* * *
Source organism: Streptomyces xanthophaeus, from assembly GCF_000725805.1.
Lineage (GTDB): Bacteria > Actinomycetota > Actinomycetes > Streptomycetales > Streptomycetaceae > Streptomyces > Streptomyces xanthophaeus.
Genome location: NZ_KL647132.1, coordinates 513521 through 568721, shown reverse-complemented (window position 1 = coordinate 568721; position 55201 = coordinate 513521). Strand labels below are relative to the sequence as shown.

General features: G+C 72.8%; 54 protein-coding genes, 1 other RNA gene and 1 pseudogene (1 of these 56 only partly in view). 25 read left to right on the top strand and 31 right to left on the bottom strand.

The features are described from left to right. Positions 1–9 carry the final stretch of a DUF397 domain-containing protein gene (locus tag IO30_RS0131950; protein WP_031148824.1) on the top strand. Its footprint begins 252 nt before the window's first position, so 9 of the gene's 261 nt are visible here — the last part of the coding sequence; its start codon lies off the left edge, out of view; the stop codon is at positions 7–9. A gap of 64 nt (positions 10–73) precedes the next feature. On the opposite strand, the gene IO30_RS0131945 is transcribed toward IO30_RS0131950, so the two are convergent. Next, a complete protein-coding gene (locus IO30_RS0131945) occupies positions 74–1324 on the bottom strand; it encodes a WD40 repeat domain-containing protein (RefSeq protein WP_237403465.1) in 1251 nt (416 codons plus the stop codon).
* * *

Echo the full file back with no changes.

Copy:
Source organism: Streptomyces xanthophaeus, from assembly GCF_000725805.1.
Lineage (GTDB): Bacteria > Actinomycetota > Actinomycetes > Streptomycetales > Streptomycetaceae > Streptomyces > Streptomyces xanthophaeus.
Genome location: NZ_KL647132.1, coordinates 513521 through 568721, shown reverse-complemented (window position 1 = coordinate 568721; position 55201 = coordinate 513521). Strand labels below are relative to the sequence as shown.

General features: G+C 72.8%; 54 protein-coding genes, 1 other RNA gene and 1 pseudogene (1 of these 56 only partly in view). 25 read left to right on the top strand and 31 right to left on the bottom strand.

The features are described from left to right. Positions 1–9 carry the final stretch of a DUF397 domain-containing protein gene (locus tag IO30_RS0131950; protein WP_031148824.1) on the top strand. Its footprint begins 252 nt before the window's first position, so 9 of the gene's 261 nt are visible here — the last part of the coding sequence; its start codon lies off the left edge, out of view; the stop codon is at positions 7–9. A gap of 64 nt (positions 10–73) precedes the next feature. On the opposite strand, the gene IO30_RS0131945 is transcribed toward IO30_RS0131950, so the two are convergent. Next, a complete protein-coding gene (locus IO30_RS0131945) occupies positions 74–1324 on the bottom strand; it encodes a WD40 repeat domain-containing protein (RefSeq protein WP_237403465.1) in 1251 nt (416 codons plus the stop codon).